Georgia 2018: Kemp hones his ‘pro-rural’ plan for governor

Brian Kemp in a staff meeting at his office in the Capitol. BOB ANDRES / BANDRES@AJC.COM

Credit: Greg Bluestein

Credit: Greg Bluestein

Brian Kemp in a staff meeting at his office in the Capitol. BOB ANDRES / BANDRES@AJC.COM

Secretary of State Brian Kemp, whose campaign for governor hinges on drawing huge support in rural Georgia, released his most detailed plan to help struggling parts of the state.

Kemp's "New Day in Rural Georgia" initiative calls for tax breaks to prod the expansion of high-speed Internet across the state, more incentives to spur small businesses to take root in rural Georgia and an aggressive new approach to market the state's agriculture industry.

“People feel they’re being left behind, that politicians in either Capitol – Atlanta or Washington - aren’t fighting for them. I know different,” said Kemp, who vowed to pass “pro-rural legislation” in his first 100 days in office.

He is facing four leading Republican contenders – Lt. Gov. Casey Cagle, former state Sen. Hunter Hill and state Sen. Michael Williams - in the race for Georgia governor. The winner will face one of two Democrats: former Georgia House Minority Leader Stacey Abrams and ex-state Rep. Stacey Evans.

Cagle had earlier outlined his plan to expand high-speed Internet, which is a central part of his campaign as well.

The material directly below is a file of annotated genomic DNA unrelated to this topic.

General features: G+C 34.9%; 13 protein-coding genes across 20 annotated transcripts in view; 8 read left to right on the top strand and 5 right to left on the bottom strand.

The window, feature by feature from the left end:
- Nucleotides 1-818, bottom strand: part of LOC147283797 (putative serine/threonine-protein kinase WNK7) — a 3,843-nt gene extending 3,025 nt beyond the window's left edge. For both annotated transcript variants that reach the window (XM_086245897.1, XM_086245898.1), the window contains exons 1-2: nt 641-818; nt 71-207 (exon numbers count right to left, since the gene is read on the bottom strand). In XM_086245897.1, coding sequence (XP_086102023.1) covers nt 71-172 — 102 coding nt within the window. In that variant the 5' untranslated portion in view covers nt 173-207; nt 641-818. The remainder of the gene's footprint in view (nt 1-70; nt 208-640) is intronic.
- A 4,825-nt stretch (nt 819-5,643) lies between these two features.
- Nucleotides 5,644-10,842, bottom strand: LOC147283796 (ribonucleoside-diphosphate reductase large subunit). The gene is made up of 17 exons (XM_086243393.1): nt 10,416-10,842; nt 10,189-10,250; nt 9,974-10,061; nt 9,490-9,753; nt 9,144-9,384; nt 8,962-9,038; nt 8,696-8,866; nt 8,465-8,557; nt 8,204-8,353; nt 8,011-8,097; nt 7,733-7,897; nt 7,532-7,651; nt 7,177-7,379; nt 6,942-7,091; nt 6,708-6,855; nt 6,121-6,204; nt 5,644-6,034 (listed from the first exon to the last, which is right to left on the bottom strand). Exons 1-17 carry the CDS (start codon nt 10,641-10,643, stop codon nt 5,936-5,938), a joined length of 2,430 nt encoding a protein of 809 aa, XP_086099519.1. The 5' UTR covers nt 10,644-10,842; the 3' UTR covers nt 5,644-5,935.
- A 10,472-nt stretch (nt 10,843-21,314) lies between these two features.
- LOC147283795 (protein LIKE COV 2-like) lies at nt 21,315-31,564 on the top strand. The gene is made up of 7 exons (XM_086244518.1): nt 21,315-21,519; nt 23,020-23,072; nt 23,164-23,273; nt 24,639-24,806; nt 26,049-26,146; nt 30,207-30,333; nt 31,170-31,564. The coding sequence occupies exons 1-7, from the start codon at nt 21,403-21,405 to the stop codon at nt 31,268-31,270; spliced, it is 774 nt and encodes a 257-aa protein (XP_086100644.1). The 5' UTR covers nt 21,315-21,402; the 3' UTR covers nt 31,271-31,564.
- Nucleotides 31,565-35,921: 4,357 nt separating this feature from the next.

Kemp's initiative would eliminate the state sales tax on high-speed Internet equipment for rural counties and state fees for the right of way for online providers. He would also explore tax incentives for tech companies that invest in Internet expansion in rural areas.

The plan also called for a new strategy to push Georgia crops, in part by taking the “Georgia Grown” marketing push international. Kemp would also expand the state’s system of inland ports – massive logistics hubs – and organize trips to places like California to try and recruit farmers and agriculture firms.

“I’ll be a governor that celebrates 50 jobs in Bainbridge just like I’d celebrate 500 jobs in Buckhead,” said Kemp.

To spur job growth, Kemp would call for the economic development team to assign a “strike team” to partner with local officials and universities to plot out business opportunities. And he would expand tax credits for employers who provide transportation for staffers as well as workers who carpool.

The governor’s office would get a new “military liaison” and a pilot education savings account initiative – an idea Hill has long pushed in the Senate – for military families under his plan. And health providers who set up shop in rural parts of the state would get a host of new tax incentives.

“Some people in rural just don’t feel like there’s someone in Atlanta fighting for them,” he said of his plan. “But they know I’ve been there multiple times and that I understand their issues, that I’m just as comfortable on a backhoe as in a boardroom.”

Kemp’s plan comes as he’s facing new scrutiny of his office’s role in a lawsuit alleging widespread issues with Georgia’s voting machines. Public polls, as well as internal ones released by the campaigns, show Cagle with a wide lead and a brewing race for a second spot in a likely runoff next year.

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